Last summer I edited a forthcoming anthology (April 2014) of poetry called Poems That Make Grown Men Cry: 100 Men on the Words that Move Them, and was struck by several lines of poetry throughout, but one line in particular shattered me: “The mercury sank in the mouth of the dying day,” in Auden’s “In Memory of W. B. Yeats.”
In all honesty, I cannot say what this line makes me feel; all I know is that it startled me, and still does. Its language conveys a vague image to me, and yet it sets me to rapture nonetheless. It makes me feel, and that, in truth, is the purpose and point of poetry—to make one feel, and feel deeply.
I believe poetry is akin to music in that it comes closest to expressing the experiences of the human spirit most fully and successfully; it captures the intense emotion and feeling that humans experience in various encounters. It brings the soul to life; it wakens it from the sleep of blind, deaf contentment—a lulled ignorance of its true state of being—from which it suffers because of the routine, mundane experiences of everyday life, and the constant push toward programming us to become consumption-centered automatons that the media aids corporations in accomplishing.
I have tried repeatedly to address the subject of poetry, its purpose as a genre, for over a decade now, and realize that its purpose is truly to make one feel, to make one react not just to what is being read, but also to the sensations and emotions that the poem’s language produces in the reader.
Poetry wants us not just to reflect on how and what the speaker (or character) is observing, feeling, or reacting, but wants us, its living readers, to reflect and respond to our own mental and emotional reactions to its language.
Poetry, for me, is about bathing in the waters of emotion inspired and set into motion by the language I read. Fiction would like us to follow the developing plotlines, and twists and turns of a narrative, a story about the lives of characters that unfolds before us to some resolution. We are meant to love, hate, or find ourselves indifferent to the characters we are reading about. We are meant to think about certain themes on a larger scale that are touched upon. Poetry wants us to react in the same way to its speaker (or character) and its themes, but its main focus seems to be on the emotional reaction we have to its language.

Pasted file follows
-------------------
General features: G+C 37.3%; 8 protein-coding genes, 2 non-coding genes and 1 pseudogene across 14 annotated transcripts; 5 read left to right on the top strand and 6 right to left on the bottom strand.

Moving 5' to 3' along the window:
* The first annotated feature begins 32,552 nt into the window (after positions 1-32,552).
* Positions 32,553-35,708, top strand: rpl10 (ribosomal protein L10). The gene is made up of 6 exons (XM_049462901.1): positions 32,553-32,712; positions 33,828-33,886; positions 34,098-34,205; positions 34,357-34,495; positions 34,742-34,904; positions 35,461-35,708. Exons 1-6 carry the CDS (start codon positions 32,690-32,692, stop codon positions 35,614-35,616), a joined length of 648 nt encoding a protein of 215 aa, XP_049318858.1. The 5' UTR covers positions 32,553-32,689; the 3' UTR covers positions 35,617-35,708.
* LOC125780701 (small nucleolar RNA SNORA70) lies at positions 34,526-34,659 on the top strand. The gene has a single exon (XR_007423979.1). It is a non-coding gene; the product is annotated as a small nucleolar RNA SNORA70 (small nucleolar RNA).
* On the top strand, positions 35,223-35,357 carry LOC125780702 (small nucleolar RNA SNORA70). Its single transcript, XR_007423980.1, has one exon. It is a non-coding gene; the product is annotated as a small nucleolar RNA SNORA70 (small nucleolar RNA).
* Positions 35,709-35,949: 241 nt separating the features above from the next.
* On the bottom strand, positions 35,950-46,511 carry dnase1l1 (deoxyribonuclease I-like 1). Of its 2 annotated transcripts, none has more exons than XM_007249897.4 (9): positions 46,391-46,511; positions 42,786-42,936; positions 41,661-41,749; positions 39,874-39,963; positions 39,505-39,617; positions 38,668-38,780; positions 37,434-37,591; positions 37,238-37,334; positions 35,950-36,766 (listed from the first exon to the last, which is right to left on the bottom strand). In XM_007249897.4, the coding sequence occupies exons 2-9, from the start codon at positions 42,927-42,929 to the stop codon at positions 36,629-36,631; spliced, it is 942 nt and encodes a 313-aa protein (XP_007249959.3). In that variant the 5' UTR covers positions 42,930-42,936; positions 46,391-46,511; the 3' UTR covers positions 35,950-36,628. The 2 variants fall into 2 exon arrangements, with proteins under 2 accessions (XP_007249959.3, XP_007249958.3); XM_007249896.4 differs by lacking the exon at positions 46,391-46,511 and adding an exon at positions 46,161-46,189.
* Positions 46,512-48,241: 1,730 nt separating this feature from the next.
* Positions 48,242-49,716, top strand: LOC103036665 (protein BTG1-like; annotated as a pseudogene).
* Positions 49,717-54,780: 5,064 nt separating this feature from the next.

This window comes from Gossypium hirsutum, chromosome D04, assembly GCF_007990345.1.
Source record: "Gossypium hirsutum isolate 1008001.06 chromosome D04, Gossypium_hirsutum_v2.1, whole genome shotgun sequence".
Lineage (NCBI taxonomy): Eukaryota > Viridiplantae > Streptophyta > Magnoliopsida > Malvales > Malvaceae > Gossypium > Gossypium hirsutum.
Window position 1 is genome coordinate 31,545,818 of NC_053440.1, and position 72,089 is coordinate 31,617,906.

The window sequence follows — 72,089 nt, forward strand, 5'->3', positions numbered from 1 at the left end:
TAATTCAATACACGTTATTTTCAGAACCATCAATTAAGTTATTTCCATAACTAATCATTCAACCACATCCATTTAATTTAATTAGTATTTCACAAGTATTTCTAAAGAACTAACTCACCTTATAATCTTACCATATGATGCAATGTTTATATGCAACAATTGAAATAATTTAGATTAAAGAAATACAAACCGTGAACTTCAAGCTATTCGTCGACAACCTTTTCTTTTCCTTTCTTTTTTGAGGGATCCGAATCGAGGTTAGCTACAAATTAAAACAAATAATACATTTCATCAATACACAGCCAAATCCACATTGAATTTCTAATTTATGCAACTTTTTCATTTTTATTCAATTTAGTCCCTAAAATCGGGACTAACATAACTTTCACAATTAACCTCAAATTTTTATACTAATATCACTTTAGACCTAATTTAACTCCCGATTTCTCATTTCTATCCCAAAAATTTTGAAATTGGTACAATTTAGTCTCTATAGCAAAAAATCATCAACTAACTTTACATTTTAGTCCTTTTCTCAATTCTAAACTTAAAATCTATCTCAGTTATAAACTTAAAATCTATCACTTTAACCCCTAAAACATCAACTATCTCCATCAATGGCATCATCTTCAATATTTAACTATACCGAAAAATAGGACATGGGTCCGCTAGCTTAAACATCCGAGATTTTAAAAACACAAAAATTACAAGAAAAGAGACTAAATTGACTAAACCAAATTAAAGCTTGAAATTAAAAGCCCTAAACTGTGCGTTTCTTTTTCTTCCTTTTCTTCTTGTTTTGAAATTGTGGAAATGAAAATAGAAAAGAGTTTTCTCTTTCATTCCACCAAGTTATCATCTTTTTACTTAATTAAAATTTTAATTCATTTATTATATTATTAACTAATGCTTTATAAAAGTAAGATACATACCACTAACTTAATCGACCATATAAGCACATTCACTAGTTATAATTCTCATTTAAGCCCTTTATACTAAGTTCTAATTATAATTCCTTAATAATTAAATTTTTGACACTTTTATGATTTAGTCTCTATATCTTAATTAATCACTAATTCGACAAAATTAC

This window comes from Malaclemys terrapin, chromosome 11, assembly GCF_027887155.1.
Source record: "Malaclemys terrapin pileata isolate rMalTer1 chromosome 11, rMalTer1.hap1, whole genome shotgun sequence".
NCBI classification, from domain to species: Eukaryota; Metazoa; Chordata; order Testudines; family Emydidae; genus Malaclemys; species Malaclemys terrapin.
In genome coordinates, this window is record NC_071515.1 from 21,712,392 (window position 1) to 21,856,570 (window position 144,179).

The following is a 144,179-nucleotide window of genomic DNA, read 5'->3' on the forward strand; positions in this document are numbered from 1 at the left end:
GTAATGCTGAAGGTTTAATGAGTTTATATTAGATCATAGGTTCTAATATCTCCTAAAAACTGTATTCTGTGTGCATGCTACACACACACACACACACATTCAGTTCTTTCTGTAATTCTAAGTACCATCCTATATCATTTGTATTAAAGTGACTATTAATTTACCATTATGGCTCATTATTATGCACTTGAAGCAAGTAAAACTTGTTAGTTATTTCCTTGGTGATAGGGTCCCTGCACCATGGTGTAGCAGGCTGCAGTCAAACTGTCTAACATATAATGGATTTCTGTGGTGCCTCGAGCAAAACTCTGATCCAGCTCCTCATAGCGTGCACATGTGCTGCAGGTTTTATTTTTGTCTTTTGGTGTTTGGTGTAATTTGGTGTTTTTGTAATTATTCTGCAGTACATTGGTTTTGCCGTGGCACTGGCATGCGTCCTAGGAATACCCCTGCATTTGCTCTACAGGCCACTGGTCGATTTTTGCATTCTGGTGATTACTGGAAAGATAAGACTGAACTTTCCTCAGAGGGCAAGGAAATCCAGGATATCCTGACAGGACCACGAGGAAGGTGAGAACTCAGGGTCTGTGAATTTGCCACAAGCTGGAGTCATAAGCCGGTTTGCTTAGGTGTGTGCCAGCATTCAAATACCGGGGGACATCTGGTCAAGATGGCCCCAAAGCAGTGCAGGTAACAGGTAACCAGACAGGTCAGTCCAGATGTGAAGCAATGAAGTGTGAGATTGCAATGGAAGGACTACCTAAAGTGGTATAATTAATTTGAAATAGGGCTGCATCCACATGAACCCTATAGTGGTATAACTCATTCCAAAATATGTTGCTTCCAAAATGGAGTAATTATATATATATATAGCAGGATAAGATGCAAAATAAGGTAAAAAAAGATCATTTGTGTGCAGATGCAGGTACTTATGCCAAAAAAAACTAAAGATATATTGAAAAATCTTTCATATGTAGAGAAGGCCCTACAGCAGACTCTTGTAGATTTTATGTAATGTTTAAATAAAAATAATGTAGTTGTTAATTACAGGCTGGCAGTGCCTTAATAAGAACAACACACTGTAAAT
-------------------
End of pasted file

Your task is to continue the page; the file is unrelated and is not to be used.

Poetry cares not if you comprehend its surface meaning, its narrative. It cares only that you discover your emotions and dwell upon their intensity. When it comes to poetry, it is fundamentally about experiencing, washing in, the emotions ignited by its words and tone.
As with most things, we react first, and then we “naturally,” without realizing it, organize our emotional experience into coherent logical thought and then verbalize it for others and ourselves. This is the sin, the punishment, of civilization and society. We are made to think about, and so deaden, our emotions. Logical thought and verbal expression destroy the intense experience of emotion. As Nietzsche wrote, “That for which we find words is already dead in our hearts.” He is certainly right, in the sense that by the time we express the emotion of the experience in words that emotion has lost its intensity, the purity of how it actually felt; the sensual experience of our feelings is dead before the words we speak (or write) come to our lips or the page. This is the greatest horror of life: to have had civilization and society take from us the most natural part of ourselves, and replace it with the decadence of thought and over-analysis.
This is why I have never really taken kindly to Wordsworth’s notion in his famous Preface to the Lyrical Ballads that poetry is “the spontaneous overflow of powerful feelings: it takes its origin from emotion recollected in tranquility.” How can “emotion recollected in tranquility,” which is no doubt tempered, if not completely deadened or erased, by the juggernaut of Time, lead to “the spontaneous overflow of powerful feelings”? Have those feelings not lost their power with Time’s passing? And has not Time naturally altered one’s memory of the events and one’s emotional reaction at first experience, adulterating it to new emotion in response to the memory, and not the event itself, whether misremembered or not?
The language of poetry should tear me open and reveal my insides to me. It should pierce and penetrate me with the arrows of Saint Sebastian and make me bleed and moan. The language of poetry should cut me, stab me deep and repeatedly with its words for daggers and leave me bloody and barely breathing. The language of poetry should make me climax with emotion, with a deeper sensual knowing of who I am as a human being. It should make me hunger and search relentlessly for more of the same. It should crack open my rib cage and ravage my heart. The language of poetry should break me into countless shards and crush me to dust. And finally, it should leave me raw, naked to myself and to the cosmos from which I came and will return.